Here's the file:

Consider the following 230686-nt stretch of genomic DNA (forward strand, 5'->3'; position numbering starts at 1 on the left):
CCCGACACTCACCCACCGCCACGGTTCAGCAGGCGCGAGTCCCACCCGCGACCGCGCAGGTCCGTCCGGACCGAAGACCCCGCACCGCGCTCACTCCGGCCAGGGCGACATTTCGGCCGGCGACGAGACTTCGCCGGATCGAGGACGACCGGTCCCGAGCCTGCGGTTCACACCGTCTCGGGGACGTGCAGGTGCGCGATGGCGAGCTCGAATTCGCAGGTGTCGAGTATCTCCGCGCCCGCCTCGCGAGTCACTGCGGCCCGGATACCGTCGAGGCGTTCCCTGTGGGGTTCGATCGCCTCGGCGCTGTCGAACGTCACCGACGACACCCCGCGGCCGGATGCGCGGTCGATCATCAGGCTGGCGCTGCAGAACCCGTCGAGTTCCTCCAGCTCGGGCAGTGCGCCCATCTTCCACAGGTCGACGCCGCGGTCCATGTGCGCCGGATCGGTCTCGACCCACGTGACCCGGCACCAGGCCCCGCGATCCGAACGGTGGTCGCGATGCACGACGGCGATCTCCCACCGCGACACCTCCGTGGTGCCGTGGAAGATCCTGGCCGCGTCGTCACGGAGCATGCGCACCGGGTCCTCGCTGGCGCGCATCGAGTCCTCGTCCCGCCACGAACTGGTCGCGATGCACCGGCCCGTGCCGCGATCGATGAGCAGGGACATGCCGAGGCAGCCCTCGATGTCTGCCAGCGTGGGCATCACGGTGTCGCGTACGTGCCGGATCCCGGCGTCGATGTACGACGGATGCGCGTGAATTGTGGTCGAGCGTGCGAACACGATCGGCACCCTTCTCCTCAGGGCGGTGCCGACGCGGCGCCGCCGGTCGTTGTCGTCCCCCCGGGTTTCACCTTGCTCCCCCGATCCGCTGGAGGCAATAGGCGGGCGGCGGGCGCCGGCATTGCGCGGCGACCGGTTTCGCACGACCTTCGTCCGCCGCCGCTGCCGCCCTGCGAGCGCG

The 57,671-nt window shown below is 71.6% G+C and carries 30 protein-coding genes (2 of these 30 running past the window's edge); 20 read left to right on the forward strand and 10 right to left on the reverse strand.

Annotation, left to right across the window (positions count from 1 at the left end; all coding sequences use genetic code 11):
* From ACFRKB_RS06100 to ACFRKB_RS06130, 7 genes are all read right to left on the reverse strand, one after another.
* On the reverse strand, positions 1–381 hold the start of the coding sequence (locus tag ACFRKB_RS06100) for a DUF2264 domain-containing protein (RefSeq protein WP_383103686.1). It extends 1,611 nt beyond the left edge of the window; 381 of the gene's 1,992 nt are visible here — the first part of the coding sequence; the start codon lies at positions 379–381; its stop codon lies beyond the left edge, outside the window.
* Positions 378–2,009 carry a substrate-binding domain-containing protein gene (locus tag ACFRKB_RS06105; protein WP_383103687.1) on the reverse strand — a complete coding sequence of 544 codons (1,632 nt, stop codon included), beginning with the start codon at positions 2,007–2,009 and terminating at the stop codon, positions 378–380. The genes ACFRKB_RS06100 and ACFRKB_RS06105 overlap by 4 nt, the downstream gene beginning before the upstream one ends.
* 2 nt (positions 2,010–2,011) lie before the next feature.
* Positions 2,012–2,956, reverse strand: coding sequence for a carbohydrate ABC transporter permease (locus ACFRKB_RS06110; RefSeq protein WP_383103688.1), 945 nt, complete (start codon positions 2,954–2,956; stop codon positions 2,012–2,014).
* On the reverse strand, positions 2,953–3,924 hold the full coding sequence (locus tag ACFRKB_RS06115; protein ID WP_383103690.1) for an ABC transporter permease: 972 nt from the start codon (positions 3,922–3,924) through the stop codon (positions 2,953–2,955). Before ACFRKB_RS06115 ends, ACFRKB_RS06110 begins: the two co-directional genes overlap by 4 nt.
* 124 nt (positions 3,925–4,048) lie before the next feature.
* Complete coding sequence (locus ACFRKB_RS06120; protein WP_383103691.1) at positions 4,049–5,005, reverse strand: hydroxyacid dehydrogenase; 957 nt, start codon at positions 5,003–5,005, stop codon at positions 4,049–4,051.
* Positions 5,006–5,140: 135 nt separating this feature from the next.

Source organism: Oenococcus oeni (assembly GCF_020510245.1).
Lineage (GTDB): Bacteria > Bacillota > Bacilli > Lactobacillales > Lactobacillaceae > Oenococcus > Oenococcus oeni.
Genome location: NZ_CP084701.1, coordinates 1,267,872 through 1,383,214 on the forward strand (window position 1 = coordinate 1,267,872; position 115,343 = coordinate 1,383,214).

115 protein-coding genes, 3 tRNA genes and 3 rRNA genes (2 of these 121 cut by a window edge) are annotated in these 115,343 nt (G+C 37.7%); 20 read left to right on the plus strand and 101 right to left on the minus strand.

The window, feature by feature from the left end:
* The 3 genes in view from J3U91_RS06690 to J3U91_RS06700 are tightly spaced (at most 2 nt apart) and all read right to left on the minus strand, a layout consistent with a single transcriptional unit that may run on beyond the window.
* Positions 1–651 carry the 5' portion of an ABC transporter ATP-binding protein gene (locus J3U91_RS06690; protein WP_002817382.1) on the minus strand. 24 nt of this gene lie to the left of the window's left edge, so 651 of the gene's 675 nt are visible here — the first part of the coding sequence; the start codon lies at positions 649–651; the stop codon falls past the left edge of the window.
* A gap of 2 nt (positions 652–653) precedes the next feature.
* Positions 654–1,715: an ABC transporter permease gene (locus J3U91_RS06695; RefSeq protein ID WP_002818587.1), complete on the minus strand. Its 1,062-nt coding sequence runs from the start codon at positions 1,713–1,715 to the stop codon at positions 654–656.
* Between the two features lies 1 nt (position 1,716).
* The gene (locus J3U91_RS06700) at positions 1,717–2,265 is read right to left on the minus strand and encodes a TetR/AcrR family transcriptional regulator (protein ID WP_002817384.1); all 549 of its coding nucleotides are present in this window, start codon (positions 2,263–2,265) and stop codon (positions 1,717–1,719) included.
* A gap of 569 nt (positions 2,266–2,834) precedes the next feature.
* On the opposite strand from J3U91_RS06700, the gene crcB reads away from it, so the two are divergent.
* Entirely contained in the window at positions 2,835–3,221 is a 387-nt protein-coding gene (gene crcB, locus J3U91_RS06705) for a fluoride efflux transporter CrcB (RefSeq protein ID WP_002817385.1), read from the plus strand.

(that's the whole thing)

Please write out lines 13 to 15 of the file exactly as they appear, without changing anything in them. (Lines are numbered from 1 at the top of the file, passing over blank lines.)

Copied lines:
* Positions 5,006–5,140: 135 nt separating this feature from the next.

Source organism: Oenococcus oeni (assembly GCF_020510245.1).
Lineage (GTDB): Bacteria > Bacillota > Bacilli > Lactobacillales > Lactobacillaceae > Oenococcus > Oenococcus oeni.